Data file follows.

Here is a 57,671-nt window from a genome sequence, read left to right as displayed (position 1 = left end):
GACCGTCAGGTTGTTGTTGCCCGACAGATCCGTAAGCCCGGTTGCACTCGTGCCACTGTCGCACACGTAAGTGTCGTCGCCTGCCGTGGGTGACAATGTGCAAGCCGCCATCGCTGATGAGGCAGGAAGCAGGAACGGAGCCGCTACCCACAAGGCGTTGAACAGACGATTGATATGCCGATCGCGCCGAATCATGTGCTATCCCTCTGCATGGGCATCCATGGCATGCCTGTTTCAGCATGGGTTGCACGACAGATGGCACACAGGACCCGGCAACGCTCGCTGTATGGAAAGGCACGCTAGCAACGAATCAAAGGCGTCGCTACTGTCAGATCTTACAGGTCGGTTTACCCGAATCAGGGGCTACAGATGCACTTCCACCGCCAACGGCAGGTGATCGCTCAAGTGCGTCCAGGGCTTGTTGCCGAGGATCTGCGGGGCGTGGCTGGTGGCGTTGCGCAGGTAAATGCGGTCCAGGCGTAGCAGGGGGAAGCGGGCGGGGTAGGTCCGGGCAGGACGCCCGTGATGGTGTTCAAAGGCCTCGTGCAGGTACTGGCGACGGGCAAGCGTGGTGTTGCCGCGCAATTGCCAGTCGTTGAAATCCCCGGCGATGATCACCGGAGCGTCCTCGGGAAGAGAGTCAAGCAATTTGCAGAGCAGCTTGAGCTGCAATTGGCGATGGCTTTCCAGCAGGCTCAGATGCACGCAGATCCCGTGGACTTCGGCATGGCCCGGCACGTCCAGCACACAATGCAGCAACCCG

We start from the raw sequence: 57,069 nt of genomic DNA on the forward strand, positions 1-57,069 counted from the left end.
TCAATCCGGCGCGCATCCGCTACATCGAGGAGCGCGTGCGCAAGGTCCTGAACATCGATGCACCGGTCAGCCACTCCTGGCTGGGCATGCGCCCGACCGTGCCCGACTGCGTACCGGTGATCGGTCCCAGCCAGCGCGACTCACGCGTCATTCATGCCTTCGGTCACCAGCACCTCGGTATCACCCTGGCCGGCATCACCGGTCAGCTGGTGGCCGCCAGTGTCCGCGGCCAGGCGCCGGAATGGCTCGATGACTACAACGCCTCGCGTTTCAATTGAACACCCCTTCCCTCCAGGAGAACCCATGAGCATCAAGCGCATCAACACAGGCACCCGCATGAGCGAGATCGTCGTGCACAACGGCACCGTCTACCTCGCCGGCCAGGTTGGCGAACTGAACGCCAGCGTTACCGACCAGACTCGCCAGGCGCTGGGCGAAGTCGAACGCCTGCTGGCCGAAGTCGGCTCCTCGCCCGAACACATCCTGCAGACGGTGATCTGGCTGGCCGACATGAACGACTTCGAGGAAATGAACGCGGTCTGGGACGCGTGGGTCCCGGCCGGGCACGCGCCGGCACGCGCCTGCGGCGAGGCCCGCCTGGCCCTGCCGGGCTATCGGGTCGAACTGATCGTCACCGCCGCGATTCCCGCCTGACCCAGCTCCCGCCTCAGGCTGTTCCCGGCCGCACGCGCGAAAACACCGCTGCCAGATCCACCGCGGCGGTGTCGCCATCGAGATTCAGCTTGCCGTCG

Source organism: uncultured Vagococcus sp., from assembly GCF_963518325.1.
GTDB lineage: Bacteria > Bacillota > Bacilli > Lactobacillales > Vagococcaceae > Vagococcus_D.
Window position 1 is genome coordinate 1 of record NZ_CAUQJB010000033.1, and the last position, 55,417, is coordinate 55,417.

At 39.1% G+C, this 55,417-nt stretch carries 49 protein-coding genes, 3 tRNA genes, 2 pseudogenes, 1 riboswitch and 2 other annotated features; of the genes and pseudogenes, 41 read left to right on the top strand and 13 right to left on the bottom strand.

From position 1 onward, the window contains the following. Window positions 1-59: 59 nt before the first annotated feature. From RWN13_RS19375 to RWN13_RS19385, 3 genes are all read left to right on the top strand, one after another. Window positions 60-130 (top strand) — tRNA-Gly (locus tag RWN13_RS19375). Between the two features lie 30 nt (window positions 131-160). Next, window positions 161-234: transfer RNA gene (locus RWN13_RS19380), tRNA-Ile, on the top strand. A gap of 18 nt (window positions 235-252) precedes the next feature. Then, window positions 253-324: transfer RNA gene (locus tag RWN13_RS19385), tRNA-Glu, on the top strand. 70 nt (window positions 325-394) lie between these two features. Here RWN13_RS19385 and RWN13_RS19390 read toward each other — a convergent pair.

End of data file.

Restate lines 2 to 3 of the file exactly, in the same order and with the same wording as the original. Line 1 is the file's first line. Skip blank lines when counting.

GACCGTCAGGTTGTTGTTGCCCGACAGATCCGTAAGCCCGGTTGCACTCGTGCCACTGTCGCACACGTAAGTGTCGTCGCCTGCCGTGGGTGACAATGTGCAAGCCGCCATCGCTGATGAGGCAGGAAGCAGGAACGGAGCCGCTACCCACAAGGCGTTGAACAGACGATTGATATGCCGATCGCGCCGAATCATGTGCTATCCCTCTGCATGGGCATCCATGGCATGCCTGTTTCAGCATGGGTTGCACGACAGATGGCACACAGGACCCGGCAACGCTCGCTGTATGGAAAGGCACGCTAGCAACGAATCAAAGGCGTCGCTACTGTCAGATCTTACAGGTCGGTTTACCCGAATCAGGGGCTACAGATGCACTTCCACCGCCAACGGCAGGTGATCGCTCAAGTGCGTCCAGGGCTTGTTGCCGAGGATCTGCGGGGCGTGGCTGGTGGCGTTGCGCAGGTAAATGCGGTCCAGGCGTAGCAGGGGGAAGCGGGCGGGGTAGGTCCGGGCAGGACGCCCGTGATGGTGTTCAAAGGCCTCGTGCAGGTACTGGCGACGGGCAAGCGTGGTGTTGCCGCGCAATTGCCAGTCGTTGAAATCCCCGGCGATGATCACCGGAGCGTCCTCGGGAAGAGAGTCAAGCAATTTGCAGAGCAGCTTGAGCTGCAATTGGCGATGGCTTTCCAGCAGGCTCAGATGCACGCAGATCCCGTGGACTTCGGCATGGCCCGGCACGTCCAGCACACAATGCAGCAACCCG

We start from the raw sequence: 57,069 nt of genomic DNA on the forward strand, positions 1-57,069 counted from the left end.